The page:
Everyone knows what Digital means – right? And yet everyone’s point of view is definitive (and different). In my opinion, the term Digital has been hijacked and is used incorrectly as a modern day moniker for technology, and applied indiscriminately to anything from social marketing to omnichannel servicing to eCommerce. This conscious misuse of the term reminds me of the technology bubble, 15 years ago, when everything with a website was enthusiastically labelled as a dot.com. It is important to set the record straight on what is and what is not Digital.
I had my eureka moment while reading a paper from the European Commission on the topic of taxation in the Digital Economy. While a fairly dry topic, the paper was the first I had seen which gave a thoughtful and lucid definition of Digital. In contrast to many of the biased perspectives I have garnered from consultants’ thought leadership, this paper from the European Commission was clear in its rationale and conclusion, leading to an elegant definition. We have taken this definition as a starting point and adapted it in light of our role as a mobile network operator (“MNO”).
So what do we mean by Digital? At its heart, Digital is about data in the following ways: digital is about the creation of data from hardware and software; digital is about the intelligent transportation of data; and digital is about the use of data to power smart industries.
First, as an MNO, we see handsets, tablets, apps and messaging / collaboration software as the platform to create data – wearables and other connected devices are starting to become more important. Second, our network makes us unique, in the same way that payment infrastructure makes Visa and MasterCard unique; we are able to intelligently transport customer generated content, or a query, to the relevant party, quickly and securely. Third, industries are waking to the notion of being powered by customer data and becoming smart. Yet powering companies with customer data is the single most delicate aspect of Digital because of a mixture of customers’ self-expressed sensitivity and the need for modern and relevant legislation to protect society. Hence, we are only at the dawn of the Digital Enlightenment.
There has never been any doubt that customer data can be monetised by the company that holds the data itself – this is how Facebook and Google generate substantial incomes. However, customers should be given the choice to share their data, and be given something of value, in exchange. Customers should not be penalised for wishing to keen their data private. Customers should not be duped into sharing their data – they need to be provided with the facts and given appropriate guidance to make an informed choice. Today, when companies talk about seeking customers’ permissions to “use their data”, this refers to a tick box exercise which allows the company to benefit, without any deeply considered exchange of value or benefit returned.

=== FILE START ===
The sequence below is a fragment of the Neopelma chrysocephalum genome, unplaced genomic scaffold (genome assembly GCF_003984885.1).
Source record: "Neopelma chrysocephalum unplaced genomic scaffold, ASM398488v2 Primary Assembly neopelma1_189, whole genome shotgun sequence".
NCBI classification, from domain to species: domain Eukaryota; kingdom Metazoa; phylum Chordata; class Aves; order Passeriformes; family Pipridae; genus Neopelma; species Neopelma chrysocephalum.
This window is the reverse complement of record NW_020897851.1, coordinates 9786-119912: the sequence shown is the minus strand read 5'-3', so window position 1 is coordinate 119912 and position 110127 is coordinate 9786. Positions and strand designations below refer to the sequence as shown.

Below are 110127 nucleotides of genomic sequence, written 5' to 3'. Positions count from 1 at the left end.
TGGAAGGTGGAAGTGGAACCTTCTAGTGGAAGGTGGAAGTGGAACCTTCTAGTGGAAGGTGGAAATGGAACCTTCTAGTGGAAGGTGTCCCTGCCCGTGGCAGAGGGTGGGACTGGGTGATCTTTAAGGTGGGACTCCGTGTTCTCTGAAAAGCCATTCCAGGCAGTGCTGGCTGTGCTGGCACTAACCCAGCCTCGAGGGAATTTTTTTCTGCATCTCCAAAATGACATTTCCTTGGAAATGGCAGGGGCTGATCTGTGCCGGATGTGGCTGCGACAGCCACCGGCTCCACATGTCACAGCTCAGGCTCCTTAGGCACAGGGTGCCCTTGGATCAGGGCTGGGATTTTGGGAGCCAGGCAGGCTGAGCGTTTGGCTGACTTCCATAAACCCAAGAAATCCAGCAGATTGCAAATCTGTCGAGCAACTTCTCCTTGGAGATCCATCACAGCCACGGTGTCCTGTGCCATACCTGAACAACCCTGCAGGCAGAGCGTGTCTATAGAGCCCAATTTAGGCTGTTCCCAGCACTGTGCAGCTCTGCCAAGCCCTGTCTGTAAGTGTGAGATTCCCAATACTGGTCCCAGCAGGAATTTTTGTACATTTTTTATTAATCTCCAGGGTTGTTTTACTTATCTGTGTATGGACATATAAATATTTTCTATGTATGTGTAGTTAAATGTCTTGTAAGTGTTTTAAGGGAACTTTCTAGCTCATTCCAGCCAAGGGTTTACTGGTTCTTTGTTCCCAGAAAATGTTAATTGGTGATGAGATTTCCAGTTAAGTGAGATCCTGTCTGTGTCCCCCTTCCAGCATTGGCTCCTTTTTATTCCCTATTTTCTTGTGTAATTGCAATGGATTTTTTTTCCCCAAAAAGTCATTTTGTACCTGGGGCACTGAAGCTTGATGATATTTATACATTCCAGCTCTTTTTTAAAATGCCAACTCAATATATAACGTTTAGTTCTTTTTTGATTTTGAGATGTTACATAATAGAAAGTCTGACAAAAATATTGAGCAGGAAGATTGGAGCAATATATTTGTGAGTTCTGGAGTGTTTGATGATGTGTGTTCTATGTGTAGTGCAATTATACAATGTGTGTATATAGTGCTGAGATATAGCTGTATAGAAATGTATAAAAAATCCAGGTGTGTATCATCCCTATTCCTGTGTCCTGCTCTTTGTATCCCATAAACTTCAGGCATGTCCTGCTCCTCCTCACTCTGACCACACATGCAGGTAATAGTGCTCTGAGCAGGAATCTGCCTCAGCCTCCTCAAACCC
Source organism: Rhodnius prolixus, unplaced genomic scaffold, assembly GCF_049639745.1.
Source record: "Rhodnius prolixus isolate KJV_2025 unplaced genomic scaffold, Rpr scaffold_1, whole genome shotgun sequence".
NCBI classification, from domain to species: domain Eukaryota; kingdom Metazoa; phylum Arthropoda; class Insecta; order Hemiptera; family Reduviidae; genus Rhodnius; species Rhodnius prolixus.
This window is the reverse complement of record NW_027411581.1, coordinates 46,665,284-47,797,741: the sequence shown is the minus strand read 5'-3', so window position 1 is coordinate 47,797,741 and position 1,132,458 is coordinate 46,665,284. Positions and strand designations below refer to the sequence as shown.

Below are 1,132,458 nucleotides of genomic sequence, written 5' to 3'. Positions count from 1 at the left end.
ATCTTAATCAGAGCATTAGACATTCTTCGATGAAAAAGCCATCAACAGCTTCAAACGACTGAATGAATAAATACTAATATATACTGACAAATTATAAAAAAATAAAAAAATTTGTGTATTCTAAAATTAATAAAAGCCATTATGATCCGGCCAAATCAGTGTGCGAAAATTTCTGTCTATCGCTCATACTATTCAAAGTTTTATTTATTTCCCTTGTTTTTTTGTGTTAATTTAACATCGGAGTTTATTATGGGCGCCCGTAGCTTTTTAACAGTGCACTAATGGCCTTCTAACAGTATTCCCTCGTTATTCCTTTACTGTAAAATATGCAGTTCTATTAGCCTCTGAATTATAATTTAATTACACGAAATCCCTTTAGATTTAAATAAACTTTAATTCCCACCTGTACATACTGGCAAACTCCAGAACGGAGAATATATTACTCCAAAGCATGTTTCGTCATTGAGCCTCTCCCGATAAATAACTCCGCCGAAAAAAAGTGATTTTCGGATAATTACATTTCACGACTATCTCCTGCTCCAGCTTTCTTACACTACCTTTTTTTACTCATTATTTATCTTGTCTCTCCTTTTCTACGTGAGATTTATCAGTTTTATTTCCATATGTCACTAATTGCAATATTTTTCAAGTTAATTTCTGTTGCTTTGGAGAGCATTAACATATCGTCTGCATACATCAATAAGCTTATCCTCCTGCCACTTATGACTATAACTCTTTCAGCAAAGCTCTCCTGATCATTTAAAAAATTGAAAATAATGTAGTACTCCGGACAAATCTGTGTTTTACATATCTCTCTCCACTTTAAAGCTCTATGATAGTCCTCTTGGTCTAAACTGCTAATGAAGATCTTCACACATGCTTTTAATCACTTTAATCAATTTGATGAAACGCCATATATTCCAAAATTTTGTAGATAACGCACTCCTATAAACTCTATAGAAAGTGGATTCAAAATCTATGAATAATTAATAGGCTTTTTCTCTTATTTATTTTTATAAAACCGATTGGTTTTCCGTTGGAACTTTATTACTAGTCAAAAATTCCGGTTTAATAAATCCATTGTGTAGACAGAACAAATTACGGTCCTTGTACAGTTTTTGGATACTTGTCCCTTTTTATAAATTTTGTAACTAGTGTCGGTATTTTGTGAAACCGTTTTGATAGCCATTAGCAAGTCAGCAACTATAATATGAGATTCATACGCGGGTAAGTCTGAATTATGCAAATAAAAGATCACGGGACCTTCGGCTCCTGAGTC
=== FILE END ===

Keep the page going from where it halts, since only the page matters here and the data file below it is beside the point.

Conscious permissions will be needed in the future to power smart industries. These permissions will be given by customers under the principle of a value exchange – where a company pledges something of appropriate value to a customer in exchange for access to and use of their data. Taking smart thermostats as an example, a customer may give access to their energy consumption data in exchange for regular advice on the lowest available tariffs and the option to switch – this service could ultimately help reduce the customer’s cost of living. The case for fitness trackers is already well established – by sharing your movement, sleep and dietary data, Up (by Jawbone) benchmarks you against your peer group and constantly nudges you to walk more, sleep more and eat better. Jawbone could go one step further and recommend specific supplements which are required in order to compensate for imbalances in a customer’s diet and, in addition, offer discount vouchers for those supplements at health food retailers. Taking value exchange even further still, the hub-of-all-things (“HAT”) project promises to develop a market for personal data. This will allow customers to collect and trade their personal data with companies for services, products or, possibly, cash. It is evident that to power smart industries, companies will succeed where there is an explicit benefit offered to customers in exchange for the use of their data.
So what is Digital? What is not Digital? Digital is not a marketing executive who writes blog posts and manages the company Twitter account. Rather, it is the social media platform which facilitates the creation and sharing of data. Digital is not an operational strategy to streamline the customer experience across all channels. Rather, it is the intelligent collection of customer data in respect of their journeys, patterns and preferences. Digital is not eCommerce in its pure, transactional sense. Rather, it is the self-elected sharing of personal data to gain value in the form of beneficial offers for products and services.
Does the term Digital mean something specific? Clearly it does. We must resist the temptation to use the term as a fashion accessory and reserve it for the very specific and significant changes that are happening in our society and, consequently, to our economy. I propose that Digital be defined as, “a business model revolving around the permitted use of personal data to provide transparent and consenting value exchanges between parties”. Where this condition is met, let there be Digital.
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